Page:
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Mission Impossible: A Summer Powerhouse

Casting off any signs of sequel fatigue, Mission: Impossible: Rogue Nation delivers super-sized summer entertainment. Even if you haven’t followed the series’ previous installments, you may find yourself caught up in this action-filled spy thriller, which works quite well on its own terms.

The backstory is simply laid out: Tom Cruise and his loyal cohorts in the IMF, or Impossible Mission Force (Jeremy Renner, Simon Pegg, and Ving Rhames), are officially disenfranchised by testy CIA chief Alec Baldwin. But when a nefarious international organization called The Syndicate rears its head, Cruise and company feel impelled to spring into action, sanctioned or not. Our high-flying hero is led into a maze of spies, counterspies, double-crosses and turnarounds by an intriguing British woman, played by Rebecca Ferguson.

Writer-director Christopher McQuarrie has fashioned a screenplay that never runs out of twists yet follows a coherent through-line. What’s more, the plot points don’t seem like arbitrary filler between action scenes but a well-constructed part of a seamless whole. That is no small achievement.

Rebecca Ferguson - Tom Cruise

Photo by Chiabella James – Courtesy of Paramount Pictures

The action highlights—which begin in the movie’s opening moments—are truly spectacular and don’t smack of CGI trickery, even though logic tells us that there must be some sleight-of-hand involved. The believability of the fights, leaps, car chases, and even underwater exploits give us a visceral investment in the outcome of each encounter and make Rogue Nation consistently exciting to watch.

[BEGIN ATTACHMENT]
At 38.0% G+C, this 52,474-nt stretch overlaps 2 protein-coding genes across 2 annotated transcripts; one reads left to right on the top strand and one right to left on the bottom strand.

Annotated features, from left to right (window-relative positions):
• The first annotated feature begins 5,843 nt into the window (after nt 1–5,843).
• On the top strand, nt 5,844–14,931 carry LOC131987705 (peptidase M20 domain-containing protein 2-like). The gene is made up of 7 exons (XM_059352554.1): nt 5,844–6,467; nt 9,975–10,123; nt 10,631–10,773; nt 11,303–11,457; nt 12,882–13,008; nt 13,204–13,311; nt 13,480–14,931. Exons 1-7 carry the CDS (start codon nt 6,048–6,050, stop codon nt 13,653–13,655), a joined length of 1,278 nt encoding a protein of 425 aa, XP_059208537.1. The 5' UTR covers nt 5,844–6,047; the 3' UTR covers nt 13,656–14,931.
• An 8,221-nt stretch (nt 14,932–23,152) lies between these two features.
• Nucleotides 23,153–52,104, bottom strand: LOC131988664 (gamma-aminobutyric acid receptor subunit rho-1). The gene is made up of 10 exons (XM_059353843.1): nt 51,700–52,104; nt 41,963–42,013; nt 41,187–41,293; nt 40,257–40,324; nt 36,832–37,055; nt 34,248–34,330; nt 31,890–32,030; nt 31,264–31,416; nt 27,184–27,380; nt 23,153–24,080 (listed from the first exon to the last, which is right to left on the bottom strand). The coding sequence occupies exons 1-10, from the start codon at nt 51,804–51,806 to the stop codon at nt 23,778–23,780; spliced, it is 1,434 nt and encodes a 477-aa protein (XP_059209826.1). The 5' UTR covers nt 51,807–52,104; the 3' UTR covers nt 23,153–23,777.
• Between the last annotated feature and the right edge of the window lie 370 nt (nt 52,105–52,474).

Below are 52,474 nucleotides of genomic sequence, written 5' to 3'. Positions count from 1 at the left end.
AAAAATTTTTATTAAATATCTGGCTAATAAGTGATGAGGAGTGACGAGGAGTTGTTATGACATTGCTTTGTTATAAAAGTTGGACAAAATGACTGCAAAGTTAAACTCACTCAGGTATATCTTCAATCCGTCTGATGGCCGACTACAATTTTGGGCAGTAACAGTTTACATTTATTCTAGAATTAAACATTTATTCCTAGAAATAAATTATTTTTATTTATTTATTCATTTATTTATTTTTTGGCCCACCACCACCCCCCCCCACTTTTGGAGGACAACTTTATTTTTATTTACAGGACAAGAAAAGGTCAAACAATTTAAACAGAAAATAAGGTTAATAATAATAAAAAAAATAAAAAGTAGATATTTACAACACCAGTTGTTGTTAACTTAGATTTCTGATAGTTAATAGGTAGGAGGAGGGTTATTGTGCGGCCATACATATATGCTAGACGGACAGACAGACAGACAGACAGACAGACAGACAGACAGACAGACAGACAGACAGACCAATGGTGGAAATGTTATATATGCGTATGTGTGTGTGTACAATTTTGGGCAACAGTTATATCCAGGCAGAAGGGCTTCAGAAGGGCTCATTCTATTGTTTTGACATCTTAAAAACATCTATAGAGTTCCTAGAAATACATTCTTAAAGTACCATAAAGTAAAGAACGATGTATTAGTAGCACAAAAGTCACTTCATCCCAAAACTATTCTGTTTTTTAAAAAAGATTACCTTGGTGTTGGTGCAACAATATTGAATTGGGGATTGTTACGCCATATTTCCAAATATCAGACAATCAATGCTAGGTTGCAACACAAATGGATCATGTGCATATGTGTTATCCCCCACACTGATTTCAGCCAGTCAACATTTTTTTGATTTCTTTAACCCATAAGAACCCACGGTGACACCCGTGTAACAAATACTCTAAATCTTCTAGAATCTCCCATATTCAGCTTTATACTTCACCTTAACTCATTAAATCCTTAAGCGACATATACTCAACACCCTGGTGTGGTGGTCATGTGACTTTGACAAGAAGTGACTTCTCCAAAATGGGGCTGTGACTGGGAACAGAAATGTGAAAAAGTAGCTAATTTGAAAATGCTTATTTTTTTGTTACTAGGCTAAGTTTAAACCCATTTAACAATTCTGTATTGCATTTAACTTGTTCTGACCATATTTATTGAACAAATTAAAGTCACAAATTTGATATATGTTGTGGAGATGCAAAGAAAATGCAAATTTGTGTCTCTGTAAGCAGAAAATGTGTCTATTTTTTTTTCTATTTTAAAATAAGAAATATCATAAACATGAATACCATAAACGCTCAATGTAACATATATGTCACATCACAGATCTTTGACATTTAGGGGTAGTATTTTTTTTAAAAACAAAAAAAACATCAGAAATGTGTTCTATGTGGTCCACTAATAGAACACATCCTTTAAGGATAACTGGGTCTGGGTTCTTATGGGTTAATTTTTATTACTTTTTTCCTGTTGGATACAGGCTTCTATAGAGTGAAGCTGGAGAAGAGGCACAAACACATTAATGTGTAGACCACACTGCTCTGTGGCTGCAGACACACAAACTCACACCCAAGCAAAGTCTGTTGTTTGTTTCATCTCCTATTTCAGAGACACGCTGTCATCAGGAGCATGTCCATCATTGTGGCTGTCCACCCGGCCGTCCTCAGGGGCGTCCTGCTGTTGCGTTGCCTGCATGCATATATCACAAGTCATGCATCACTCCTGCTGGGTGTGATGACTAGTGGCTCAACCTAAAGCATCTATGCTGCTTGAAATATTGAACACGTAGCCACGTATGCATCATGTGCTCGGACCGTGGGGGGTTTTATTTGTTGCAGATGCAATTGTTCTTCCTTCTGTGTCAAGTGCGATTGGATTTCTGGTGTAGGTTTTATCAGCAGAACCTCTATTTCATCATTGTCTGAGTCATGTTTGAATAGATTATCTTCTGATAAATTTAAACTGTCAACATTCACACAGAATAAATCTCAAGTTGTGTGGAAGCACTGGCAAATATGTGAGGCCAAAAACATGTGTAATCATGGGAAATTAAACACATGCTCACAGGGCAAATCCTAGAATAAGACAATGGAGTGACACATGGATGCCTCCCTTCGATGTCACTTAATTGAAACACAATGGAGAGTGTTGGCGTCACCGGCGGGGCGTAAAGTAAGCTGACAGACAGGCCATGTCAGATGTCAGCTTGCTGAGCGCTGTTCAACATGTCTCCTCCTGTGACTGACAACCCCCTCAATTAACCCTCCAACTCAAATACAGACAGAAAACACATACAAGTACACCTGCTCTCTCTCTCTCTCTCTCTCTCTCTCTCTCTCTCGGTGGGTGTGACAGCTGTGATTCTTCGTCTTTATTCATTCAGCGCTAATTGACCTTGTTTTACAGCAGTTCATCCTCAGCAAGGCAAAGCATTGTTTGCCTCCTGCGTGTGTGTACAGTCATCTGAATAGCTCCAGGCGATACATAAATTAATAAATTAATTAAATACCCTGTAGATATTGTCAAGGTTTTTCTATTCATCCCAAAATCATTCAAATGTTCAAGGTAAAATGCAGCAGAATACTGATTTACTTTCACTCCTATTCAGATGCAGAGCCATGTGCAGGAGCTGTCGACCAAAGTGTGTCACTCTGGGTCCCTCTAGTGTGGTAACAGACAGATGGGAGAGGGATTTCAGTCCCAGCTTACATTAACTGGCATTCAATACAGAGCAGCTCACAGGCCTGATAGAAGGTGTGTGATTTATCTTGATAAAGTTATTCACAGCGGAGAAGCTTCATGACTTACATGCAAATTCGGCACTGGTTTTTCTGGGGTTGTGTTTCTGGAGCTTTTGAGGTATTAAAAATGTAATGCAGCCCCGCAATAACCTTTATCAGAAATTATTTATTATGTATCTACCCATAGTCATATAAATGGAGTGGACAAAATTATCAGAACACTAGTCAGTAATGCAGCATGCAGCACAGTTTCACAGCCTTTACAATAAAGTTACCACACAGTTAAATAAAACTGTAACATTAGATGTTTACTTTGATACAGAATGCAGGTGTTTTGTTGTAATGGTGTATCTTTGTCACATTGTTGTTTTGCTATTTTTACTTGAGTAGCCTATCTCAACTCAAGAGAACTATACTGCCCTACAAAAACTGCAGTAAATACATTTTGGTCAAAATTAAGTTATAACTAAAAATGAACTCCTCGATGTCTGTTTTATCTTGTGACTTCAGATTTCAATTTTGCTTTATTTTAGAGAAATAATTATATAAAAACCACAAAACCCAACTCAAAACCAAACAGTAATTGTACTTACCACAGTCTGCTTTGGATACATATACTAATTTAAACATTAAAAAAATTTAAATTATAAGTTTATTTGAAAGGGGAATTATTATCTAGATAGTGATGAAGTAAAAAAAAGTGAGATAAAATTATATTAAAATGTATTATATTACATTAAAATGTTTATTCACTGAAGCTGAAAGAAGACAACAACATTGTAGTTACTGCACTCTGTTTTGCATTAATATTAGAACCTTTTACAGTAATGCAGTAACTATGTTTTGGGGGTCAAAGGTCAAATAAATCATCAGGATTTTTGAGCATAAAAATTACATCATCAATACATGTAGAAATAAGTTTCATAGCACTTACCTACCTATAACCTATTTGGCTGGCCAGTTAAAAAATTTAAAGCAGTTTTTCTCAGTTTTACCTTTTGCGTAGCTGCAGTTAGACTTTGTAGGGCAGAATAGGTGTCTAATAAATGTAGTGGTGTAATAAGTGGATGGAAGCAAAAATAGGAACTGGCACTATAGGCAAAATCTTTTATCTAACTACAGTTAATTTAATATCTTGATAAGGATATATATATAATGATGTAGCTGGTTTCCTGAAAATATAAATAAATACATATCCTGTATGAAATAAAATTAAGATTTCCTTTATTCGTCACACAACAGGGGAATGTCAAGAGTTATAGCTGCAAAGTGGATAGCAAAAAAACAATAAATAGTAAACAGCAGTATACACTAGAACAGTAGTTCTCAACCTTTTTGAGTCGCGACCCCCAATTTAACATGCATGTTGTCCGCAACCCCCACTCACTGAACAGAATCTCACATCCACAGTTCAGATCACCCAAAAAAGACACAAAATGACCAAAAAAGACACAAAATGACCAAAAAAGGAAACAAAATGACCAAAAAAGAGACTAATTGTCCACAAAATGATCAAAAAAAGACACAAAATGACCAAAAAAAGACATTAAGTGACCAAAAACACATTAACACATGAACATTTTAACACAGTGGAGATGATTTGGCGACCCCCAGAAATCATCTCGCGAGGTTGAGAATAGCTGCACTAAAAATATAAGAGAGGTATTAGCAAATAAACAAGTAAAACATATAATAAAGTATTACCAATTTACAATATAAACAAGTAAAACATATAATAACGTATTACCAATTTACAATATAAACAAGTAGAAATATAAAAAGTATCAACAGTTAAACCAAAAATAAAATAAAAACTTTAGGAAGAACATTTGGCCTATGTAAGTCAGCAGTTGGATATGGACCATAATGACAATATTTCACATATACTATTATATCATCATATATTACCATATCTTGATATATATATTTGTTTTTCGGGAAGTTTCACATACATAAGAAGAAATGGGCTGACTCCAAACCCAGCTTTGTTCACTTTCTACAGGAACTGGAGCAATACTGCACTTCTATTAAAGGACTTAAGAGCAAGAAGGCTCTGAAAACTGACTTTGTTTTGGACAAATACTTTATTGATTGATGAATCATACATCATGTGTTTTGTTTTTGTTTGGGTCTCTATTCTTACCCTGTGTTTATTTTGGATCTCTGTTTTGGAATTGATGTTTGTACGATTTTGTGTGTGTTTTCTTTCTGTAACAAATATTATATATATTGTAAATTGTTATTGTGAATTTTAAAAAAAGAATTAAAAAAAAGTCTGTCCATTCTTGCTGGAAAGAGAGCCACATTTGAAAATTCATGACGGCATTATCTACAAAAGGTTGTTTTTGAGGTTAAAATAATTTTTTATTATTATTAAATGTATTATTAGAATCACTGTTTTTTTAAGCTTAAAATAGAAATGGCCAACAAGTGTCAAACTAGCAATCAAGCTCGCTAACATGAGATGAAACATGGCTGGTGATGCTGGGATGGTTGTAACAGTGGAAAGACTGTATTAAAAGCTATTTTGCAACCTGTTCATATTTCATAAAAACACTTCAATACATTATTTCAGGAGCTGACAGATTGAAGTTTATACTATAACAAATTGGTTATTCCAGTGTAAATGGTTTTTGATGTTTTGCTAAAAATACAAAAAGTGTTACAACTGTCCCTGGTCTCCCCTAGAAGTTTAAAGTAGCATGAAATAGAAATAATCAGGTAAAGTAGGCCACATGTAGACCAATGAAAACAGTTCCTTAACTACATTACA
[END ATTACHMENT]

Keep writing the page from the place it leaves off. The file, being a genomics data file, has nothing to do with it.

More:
Once again, Tom Cruise affirms his potency as a movie hero—not literally invincible but willing to take chances even a comic book character might hesitate to try. His gung-ho approach permeates the film, and the well-defined traits of his teammates add color and humor to the proceedings. Relative newcomer Ferguson makes a worthy addition to the ensemble, projecting intelligence as well as the necessary physicality.

Criticisms? Shortcomings? I have none to complain about. I had a ball watching Mission Impossible: Rogue Nation.

Leonard Maltin is one of the world’s most respected film critics and historians. He is best known for his widely-used reference work Leonard Maltin’s Movie Guide and its companion volume Leonard Maltin’s Classic Movie Guide, now in its third edition, as well as his thirty-year run on television’s Entertainment Tonight. He teaches at the USC School of Cinematic Arts and appears regularly on Reelz Channel and Turner Classic Movies. His books include The 151 Best Movies You’ve Never Seen, Of Mice and Magic: A History of American Animated Cartoons, The Great Movie Comedians, The Disney Films, The Art of the Cinematographer, Movie Comedy Teams, The Great American Broadcast, and Leonard Maltin’s Movie Encyclopedia. He served two terms as President of the Los Angeles Film Critics Association, is a voting member of the National Film Registry, and was appointed by the Librarian of Congress to sit on the Board of Directors of the National Film Preservation Foundation. He hosted and co-produced the popular Walt Disney Treasures DVD series and has appeared on innumerable television programs and documentaries. He has been the recipient of awards from the American Society of Cinematographers, the Telluride Film Festival, Anthology Film Archives, and San Diego’s Comic-Con International. Perhaps the pinnacle of his career was his appearance in a now-classic episode of South Park. (Or was it Carmela consulting his Movie Guide on an episode of The Sopranos?) He holds court at leonardmaltin.com. Follow him on Twitter and Facebook; you can also listen to him on his weekly podcast: Maltin on Movies. — [Artwork by Drew Friedman]

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